Orzulak v. Federal Commerce and Navigation Co., 168 F. Supp. 15 (E.D. Pa. 1958)

US District Court for the Eastern District of Pennsylvania - 168 F. Supp. 15 (E.D. Pa. 1958)
November 5, 1958

168 F. Supp. 15 (1958)

Chester ORZULAK
v.
FEDERAL COMMERCE AND NAVIGATION COMPANY, Ltd.

Civ. A. No. 20996.

United States District Court E. D. Pennsylvania.

November 5, 1958.

*16 Bernard Chazen, Hoboken, N. J. (Baker, Garber & Chazen, Hoboken, N. J., of counsel), S. Gerald Litvin, of Freedman, Landy & Lorry, Philadelphia, Pa., for plaintiff.

Mark D. Alspach, of Krusen, Evans & Shaw, Philadelphia, Pa., for defendant.

VAN DUSEN, District Judge.

This case comes before the court on plaintiff's motion to transfer this action to the United States District Court for the Southern District of New York, pursuant to 28 U.S.C.A. §§ 1404(a) and 1406(a).

On July 6, 1956, plaintiff instituted this action to recover for an injury alleged to have been suffered, as a result of negligence and unseaworthiness, on or about July 8, 1954, aboard the S.S. Federal Voyager while it was berthed in this District.[1] The defendant is a Canadian corporation owning the S.S. Federal Voyager and this court has granted its motion to set aside service on its alleged agent in this District. This ship has only been in this District once namely, from July 7, 1954, to July 10, 1954. On or about June 25, 1958, plaintiff filed another action in the United States District Court for the Southern District of New York to recover for the same accident which it is claimed took place in this District. The defendant has moved to dismiss that action, both because of improper service and on the ground that the statute of limitations is a bar.

Plaintiff has filed an affidavit containing these paragraphs (Document No. 12 in Clerk's file):

 
"11. In examining the Manhattan (New York City) Telephone Directory 1957-1958, I find the following listing:
"`Federal Commerce & Navigation Co., Ltd. 60 E. 42 MUryhil 2-3912'
"During the summer, I called the above listed telephone number and was advised by the telephone operator *17 that I had reached the office of the defendant.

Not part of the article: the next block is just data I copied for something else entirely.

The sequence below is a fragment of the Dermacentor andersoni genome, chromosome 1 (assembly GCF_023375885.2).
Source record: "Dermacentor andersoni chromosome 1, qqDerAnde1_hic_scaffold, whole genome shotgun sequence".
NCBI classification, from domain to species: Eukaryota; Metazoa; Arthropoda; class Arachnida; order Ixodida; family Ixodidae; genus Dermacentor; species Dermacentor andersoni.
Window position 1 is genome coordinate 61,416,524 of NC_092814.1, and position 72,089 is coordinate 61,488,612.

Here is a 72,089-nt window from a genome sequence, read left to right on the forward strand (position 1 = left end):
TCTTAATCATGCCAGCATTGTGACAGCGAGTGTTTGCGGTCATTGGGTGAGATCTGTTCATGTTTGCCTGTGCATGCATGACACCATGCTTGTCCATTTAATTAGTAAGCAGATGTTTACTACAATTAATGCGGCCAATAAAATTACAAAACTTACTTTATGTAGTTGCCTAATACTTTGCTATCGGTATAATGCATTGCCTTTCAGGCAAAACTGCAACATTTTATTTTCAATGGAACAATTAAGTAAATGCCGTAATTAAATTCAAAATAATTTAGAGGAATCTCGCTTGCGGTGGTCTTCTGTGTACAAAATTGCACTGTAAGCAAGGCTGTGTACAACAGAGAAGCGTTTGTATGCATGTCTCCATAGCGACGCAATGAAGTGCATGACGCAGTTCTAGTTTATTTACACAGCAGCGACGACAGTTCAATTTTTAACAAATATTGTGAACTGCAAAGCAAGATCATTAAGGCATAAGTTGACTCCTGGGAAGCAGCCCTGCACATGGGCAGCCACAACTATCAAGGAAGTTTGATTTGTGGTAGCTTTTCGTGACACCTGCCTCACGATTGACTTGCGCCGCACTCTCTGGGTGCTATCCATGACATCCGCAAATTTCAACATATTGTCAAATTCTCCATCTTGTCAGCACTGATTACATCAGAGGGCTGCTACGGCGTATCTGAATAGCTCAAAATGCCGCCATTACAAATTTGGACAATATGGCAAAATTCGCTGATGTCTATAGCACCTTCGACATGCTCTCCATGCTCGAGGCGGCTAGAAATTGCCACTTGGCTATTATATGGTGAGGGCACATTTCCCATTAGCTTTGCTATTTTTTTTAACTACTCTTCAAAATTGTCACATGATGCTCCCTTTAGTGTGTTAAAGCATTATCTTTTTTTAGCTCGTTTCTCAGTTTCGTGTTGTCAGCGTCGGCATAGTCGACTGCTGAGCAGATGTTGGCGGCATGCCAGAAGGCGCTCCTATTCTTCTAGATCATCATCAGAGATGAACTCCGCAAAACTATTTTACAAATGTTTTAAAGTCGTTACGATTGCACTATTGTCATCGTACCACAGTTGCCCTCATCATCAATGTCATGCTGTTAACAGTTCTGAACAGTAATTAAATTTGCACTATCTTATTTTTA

"12. I learned recently that the S.S. `FEDERAL VOYAGER' was in the Port of New York in July, 1958."

The 1958-1959 issue of the Manhattan, New York City, Telephone Directory has the following listing, as well as that quoted above:

"Atlantic Commerce and Shipping Co. Inc., 60 E. 42 MUryhil 2-3912"

Defendant has filed an affidavit (Document No. 13 in Clerk's file), in opposition to the above motion, containing this language:

 
"Defendant is a Canadian corporation, with offices in Montreal, Canada, with which said Atlantic has had some business dealings in the past of a specific, sporadic nature. Atlantic has on occasion advised the named defendant of charter opportunities for vessels owned by the defendant for which services it has been paid by Federal Commerce and Navigation Company, Ltd. However, Atlantic does not act as agent for defendant's vessels, keeps no accounts for defendant, is not authorized to accept process for defendant, nor can it act on behalf of defendant without defendant's specific approval. Deponent is not able to state whether Atlantic was acting on behalf of defendant at the time of the alleged accident but states that, as of the date of service of process herein, it was not acting as the defendant's managing or steamship agent and that it is beyond Atlantic's authority to accept process on the defendant's behalf."

Under 28 U.S.C.A. §§ 1404(a) and 1406(a), this suit may only be transferred to the Southern District of New York if it could "have been brought" there. 28 U.S.C.A. § 1391(c) provides that defendant may be sued in that District if it is "doing business" there.[2] The record shows that the defendant has an office in New York and that the ship involved in this accident was present in that port as recently as last July. Defendant's affidavit does not deny that it is "doing business" in the Southern District of New York, but only alleges that Atlantic Commerce & Shipping Co., Inc. (herein called "Atlantic") is not its authorized, or a proper, agent to receive service of process. Under these circumstances, this record justifies a finding that the suit could "have been brought" in the Southern District of New York.[3]

On this record, it is clear that this was a normal District for plaintiff to select in instituting its action, since the accident happened here and plaintiff worked here. Under the facts present in this record, the plaintiff is entitled to have his motion granted. The absence of any personal jurisdiction over the defendant by this court does not prevent the transfer of this action to another Federal District Court for the reasons so well stated by the late Chief Judge Parker in Internatio-Rotterdam, Inc., v. *18 Thomsen, 4 Cir., 1955, 218 F.2d 514, 515-517.[4] See, also, Petroleum Financial Corp. v. Stone, D.C.S.D.N.Y.1953, 116 F. Supp. 426.[5] In All States Freight v. Modarelli, 3 Cir., 1952, 196 F.2d 1010, Judge Goodrich pointed out, at page 1011, that 28 U.S.C.A. § 1404(a) avoided the danger of having a plaintiff's action barred by the statute of limitations through having to start another suit in the forum found to be appropriate. This reasoning seems equally applicable to 28 U.S.C.A. § 1406(a).